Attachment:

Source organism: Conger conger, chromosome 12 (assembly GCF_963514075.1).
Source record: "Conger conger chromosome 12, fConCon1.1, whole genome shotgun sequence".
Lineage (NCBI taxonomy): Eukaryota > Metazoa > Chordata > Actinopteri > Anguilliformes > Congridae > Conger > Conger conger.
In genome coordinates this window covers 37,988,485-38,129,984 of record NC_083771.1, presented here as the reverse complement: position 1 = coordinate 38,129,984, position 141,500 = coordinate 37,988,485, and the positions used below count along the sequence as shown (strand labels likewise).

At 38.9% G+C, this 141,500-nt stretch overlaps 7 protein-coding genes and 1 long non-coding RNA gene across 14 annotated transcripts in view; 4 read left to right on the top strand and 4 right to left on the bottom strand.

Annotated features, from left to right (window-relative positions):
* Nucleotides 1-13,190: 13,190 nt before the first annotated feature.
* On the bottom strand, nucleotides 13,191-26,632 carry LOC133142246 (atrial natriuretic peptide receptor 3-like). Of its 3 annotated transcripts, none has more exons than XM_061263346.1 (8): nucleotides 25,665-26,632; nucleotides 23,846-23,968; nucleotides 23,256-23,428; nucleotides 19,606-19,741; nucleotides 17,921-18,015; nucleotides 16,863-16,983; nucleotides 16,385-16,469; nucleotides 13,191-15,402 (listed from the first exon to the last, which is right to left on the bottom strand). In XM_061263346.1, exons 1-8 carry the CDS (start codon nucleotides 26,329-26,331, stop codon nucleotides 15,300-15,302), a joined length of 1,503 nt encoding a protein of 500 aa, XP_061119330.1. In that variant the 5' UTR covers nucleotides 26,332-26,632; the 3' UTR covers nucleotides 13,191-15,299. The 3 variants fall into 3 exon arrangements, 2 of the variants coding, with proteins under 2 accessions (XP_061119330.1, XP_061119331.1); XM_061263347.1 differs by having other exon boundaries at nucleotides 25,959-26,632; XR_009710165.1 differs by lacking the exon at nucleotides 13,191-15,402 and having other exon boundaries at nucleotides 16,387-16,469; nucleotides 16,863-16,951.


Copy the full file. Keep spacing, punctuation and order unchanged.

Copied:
Source organism: Conger conger, chromosome 12 (assembly GCF_963514075.1).
Source record: "Conger conger chromosome 12, fConCon1.1, whole genome shotgun sequence".
Lineage (NCBI taxonomy): Eukaryota > Metazoa > Chordata > Actinopteri > Anguilliformes > Congridae > Conger > Conger conger.
In genome coordinates this window covers 37,988,485-38,129,984 of record NC_083771.1, presented here as the reverse complement: position 1 = coordinate 38,129,984, position 141,500 = coordinate 37,988,485, and the positions used below count along the sequence as shown (strand labels likewise).

At 38.9% G+C, this 141,500-nt stretch overlaps 7 protein-coding genes and 1 long non-coding RNA gene across 14 annotated transcripts in view; 4 read left to right on the top strand and 4 right to left on the bottom strand.

Annotated features, from left to right (window-relative positions):
* Nucleotides 1-13,190: 13,190 nt before the first annotated feature.
* On the bottom strand, nucleotides 13,191-26,632 carry LOC133142246 (atrial natriuretic peptide receptor 3-like). Of its 3 annotated transcripts, none has more exons than XM_061263346.1 (8): nucleotides 25,665-26,632; nucleotides 23,846-23,968; nucleotides 23,256-23,428; nucleotides 19,606-19,741; nucleotides 17,921-18,015; nucleotides 16,863-16,983; nucleotides 16,385-16,469; nucleotides 13,191-15,402 (listed from the first exon to the last, which is right to left on the bottom strand). In XM_061263346.1, exons 1-8 carry the CDS (start codon nucleotides 26,329-26,331, stop codon nucleotides 15,300-15,302), a joined length of 1,503 nt encoding a protein of 500 aa, XP_061119330.1. In that variant the 5' UTR covers nucleotides 26,332-26,632; the 3' UTR covers nucleotides 13,191-15,299. The 3 variants fall into 3 exon arrangements, 2 of the variants coding, with proteins under 2 accessions (XP_061119330.1, XP_061119331.1); XM_061263347.1 differs by having other exon boundaries at nucleotides 25,959-26,632; XR_009710165.1 differs by lacking the exon at nucleotides 13,191-15,402 and having other exon boundaries at nucleotides 16,387-16,469; nucleotides 16,863-16,951.